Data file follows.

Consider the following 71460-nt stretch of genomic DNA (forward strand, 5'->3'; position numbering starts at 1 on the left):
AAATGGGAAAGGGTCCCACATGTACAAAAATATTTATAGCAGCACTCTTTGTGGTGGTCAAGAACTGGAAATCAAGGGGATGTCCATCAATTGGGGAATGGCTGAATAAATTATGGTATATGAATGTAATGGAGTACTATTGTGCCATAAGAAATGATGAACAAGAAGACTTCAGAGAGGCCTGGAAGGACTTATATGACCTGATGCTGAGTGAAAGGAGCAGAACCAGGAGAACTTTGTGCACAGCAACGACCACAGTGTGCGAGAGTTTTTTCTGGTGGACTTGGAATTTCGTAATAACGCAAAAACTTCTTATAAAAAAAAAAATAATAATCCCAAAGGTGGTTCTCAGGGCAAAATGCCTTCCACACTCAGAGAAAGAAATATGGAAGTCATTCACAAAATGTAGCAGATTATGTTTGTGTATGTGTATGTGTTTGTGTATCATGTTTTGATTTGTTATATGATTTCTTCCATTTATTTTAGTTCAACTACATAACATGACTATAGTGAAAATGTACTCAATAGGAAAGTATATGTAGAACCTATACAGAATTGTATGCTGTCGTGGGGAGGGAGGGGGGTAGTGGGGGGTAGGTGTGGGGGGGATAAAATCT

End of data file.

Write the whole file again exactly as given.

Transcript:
Consider the following 71460-nt stretch of genomic DNA (forward strand, 5'->3'; position numbering starts at 1 on the left):
AAATGGGAAAGGGTCCCACATGTACAAAAATATTTATAGCAGCACTCTTTGTGGTGGTCAAGAACTGGAAATCAAGGGGATGTCCATCAATTGGGGAATGGCTGAATAAATTATGGTATATGAATGTAATGGAGTACTATTGTGCCATAAGAAATGATGAACAAGAAGACTTCAGAGAGGCCTGGAAGGACTTATATGACCTGATGCTGAGTGAAAGGAGCAGAACCAGGAGAACTTTGTGCACAGCAACGACCACAGTGTGCGAGAGTTTTTTCTGGTGGACTTGGAATTTCGTAATAACGCAAAAACTTCTTATAAAAAAAAAAATAATAATCCCAAAGGTGGTTCTCAGGGCAAAATGCCTTCCACACTCAGAGAAAGAAATATGGAAGTCATTCACAAAATGTAGCAGATTATGTTTGTGTATGTGTATGTGTTTGTGTATCATGTTTTGATTTGTTATATGATTTCTTCCATTTATTTTAGTTCAACTACATAACATGACTATAGTGAAAATGTACTCAATAGGAAAGTATATGTAGAACCTATACAGAATTGTATGCTGTCGTGGGGAGGGAGGGGGGTAGTGGGGGGTAGGTGTGGGGGGGATAAAATCT